Petty crime, reckless driving, and lots of hallucinogens are the essence of a young man’s life in this energetic but woozy memoir.
Brockhoff recounts his boyhood and youth in working-class Oakland, California, and Berkeley from the 1970s through the 1990s in a family shot through with dysfunction. Mentored by their older half brother, Squeaky, who graduated from juvie to armed robberies and serious prison time, Brockhoff and his younger brother, Joe, slid into turpitude while their overwhelmed mother, Rosemary, watched TV all day and their stepdad, Henry, tried to rein in the brood with plaintive injunctions to “treat people right.” The story is an escalating narrative of delinquency as the brothers vandalized schools and stores, boosted car stereos, burgled houses, strong-armed homeless men, and occasionally tortured an animal. (“There was something both disturbing and hilarious about watching a mouse try to walk when it’s burning up.”) Substance abuse escalates from booze to LSD—the author’s drug of choice—to a heavy crack habit. Much of the book is given over to portraying aimless joy rides through a Bay Area nightscape that’s vivid with paranoid hallucinations as the intoxicated boys dodged cops and hurtled toward crashes. Sick with self-loathing after years of this chaos, Brockhoff had a mountaintop epiphany. He committed to sobriety; relapsed with beer, weed, and psilocybin; and struggled to recommit to sobriety (not counting acid) and a stable relationship. It’s often hard to sympathize with the protagonists of Brockhoff’s picaresque: he and his brothers seem like punks, and when Rosemary tells them to “Get the hell out of this house!” readers may want to cheer. But Brockhoff makes his memoir engrossing with vigorous storytelling, punchy dialogue, and well-drawn characters, from colorful street people to the long-suffering Henry, a Bible-reading man with the household’s sole functioning moral compass. Drug scenes of poetic rapture (“Squeaky’s pupils pulsated like diamond-encrusted supernovae, getting ready to birth a brand new universe”) followed by cleareyed hangovers (“Mom was standing there in the kitchen drinking some Folgers, holding a cigarette like a peace sign, blowing the smoke out the corner of her lip towards the ceiling”) give resonance Brockhoff’s wildly veering experiences.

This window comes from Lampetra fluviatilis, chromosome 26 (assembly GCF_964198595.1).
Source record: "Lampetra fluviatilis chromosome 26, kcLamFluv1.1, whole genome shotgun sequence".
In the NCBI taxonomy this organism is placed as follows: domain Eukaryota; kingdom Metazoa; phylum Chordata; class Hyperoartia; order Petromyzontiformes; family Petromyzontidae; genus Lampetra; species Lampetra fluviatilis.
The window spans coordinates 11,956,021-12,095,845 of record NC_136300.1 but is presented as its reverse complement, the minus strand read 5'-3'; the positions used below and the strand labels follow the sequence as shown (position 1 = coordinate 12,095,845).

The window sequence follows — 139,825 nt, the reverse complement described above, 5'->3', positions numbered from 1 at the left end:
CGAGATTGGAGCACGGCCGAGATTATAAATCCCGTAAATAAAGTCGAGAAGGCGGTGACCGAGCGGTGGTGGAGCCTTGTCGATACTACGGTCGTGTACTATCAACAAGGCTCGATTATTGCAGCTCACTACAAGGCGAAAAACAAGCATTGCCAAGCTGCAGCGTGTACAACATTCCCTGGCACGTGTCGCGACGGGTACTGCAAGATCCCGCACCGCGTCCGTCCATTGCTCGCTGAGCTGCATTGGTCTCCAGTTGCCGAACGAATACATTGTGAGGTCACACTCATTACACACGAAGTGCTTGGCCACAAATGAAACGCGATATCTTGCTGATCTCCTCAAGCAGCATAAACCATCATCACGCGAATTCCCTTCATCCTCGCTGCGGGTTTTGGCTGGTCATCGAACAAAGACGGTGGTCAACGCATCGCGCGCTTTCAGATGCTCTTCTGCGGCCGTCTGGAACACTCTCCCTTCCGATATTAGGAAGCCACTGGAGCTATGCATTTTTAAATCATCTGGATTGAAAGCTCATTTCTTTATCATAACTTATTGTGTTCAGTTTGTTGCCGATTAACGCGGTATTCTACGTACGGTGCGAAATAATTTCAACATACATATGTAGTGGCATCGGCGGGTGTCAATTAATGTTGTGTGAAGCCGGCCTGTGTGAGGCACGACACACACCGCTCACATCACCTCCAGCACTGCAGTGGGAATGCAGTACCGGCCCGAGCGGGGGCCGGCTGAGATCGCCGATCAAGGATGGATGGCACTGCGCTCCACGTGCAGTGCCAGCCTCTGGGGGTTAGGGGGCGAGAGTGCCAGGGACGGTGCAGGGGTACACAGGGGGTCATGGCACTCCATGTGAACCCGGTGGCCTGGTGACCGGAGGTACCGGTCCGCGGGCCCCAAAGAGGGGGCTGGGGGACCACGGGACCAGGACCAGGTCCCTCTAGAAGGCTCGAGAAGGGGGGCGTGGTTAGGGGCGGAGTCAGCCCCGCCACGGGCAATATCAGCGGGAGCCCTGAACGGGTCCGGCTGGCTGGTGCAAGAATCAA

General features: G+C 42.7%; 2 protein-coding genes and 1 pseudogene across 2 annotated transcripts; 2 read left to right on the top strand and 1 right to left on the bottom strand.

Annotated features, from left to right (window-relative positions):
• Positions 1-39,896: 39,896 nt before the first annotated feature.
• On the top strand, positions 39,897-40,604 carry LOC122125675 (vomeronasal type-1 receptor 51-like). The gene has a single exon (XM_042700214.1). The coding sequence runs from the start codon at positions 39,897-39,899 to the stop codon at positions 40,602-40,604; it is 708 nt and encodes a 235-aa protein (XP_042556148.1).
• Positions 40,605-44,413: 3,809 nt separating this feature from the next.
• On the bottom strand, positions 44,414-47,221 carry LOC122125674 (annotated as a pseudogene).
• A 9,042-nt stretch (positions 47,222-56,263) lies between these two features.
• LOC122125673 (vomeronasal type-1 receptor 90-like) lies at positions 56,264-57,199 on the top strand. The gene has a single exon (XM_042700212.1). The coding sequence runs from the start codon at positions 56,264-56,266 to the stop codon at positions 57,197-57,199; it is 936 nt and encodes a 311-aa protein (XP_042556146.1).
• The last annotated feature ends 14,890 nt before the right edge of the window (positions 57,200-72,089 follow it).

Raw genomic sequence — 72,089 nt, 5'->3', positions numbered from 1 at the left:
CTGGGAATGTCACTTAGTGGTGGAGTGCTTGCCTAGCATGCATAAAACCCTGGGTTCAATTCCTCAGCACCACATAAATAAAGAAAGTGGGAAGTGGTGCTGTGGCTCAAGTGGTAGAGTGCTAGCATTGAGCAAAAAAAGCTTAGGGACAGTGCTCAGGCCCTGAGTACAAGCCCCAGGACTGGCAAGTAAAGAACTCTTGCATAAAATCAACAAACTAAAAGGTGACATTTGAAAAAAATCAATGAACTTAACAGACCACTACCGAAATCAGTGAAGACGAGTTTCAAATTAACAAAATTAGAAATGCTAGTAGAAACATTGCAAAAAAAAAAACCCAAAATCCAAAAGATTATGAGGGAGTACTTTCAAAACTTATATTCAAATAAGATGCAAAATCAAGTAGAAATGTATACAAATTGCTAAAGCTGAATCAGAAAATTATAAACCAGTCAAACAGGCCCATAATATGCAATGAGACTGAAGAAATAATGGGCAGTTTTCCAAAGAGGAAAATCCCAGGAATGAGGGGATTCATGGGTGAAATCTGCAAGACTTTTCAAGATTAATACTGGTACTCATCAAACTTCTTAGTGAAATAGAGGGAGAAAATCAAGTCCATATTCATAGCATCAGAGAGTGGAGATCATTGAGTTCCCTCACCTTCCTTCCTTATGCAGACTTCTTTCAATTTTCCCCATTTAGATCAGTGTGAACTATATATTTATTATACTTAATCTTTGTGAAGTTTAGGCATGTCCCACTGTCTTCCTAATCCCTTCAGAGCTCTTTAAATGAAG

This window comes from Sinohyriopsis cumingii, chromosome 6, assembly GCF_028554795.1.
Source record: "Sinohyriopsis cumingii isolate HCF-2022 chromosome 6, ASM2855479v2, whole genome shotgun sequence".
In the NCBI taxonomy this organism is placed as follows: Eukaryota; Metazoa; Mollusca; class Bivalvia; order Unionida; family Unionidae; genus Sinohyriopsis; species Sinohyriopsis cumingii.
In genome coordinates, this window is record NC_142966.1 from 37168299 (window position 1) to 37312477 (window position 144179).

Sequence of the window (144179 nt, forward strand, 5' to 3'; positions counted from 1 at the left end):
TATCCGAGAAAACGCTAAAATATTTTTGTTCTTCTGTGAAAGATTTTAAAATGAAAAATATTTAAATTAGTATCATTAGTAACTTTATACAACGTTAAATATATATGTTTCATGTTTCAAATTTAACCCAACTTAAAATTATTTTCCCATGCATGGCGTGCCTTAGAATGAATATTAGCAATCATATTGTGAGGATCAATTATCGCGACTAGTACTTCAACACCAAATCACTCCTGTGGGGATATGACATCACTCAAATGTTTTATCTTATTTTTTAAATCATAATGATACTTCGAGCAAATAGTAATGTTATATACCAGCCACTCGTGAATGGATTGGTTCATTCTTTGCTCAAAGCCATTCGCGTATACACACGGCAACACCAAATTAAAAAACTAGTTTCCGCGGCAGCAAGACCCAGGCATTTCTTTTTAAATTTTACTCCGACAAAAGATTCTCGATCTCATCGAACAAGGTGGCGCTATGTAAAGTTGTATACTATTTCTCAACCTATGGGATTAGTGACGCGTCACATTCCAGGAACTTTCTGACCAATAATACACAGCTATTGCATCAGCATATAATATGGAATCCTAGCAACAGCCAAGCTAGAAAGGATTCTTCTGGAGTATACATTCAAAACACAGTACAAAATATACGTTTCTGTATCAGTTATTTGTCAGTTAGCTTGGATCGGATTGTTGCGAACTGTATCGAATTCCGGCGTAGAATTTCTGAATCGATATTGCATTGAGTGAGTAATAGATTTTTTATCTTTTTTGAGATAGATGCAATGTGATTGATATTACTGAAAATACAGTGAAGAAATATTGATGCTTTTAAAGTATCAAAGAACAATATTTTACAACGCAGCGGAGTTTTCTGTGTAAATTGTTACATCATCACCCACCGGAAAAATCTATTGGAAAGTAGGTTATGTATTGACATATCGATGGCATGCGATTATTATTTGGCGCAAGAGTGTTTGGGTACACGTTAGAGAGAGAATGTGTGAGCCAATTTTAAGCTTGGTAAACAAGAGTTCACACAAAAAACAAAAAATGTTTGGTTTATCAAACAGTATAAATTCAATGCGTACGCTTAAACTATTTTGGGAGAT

An absorbing recollection of excess and regret.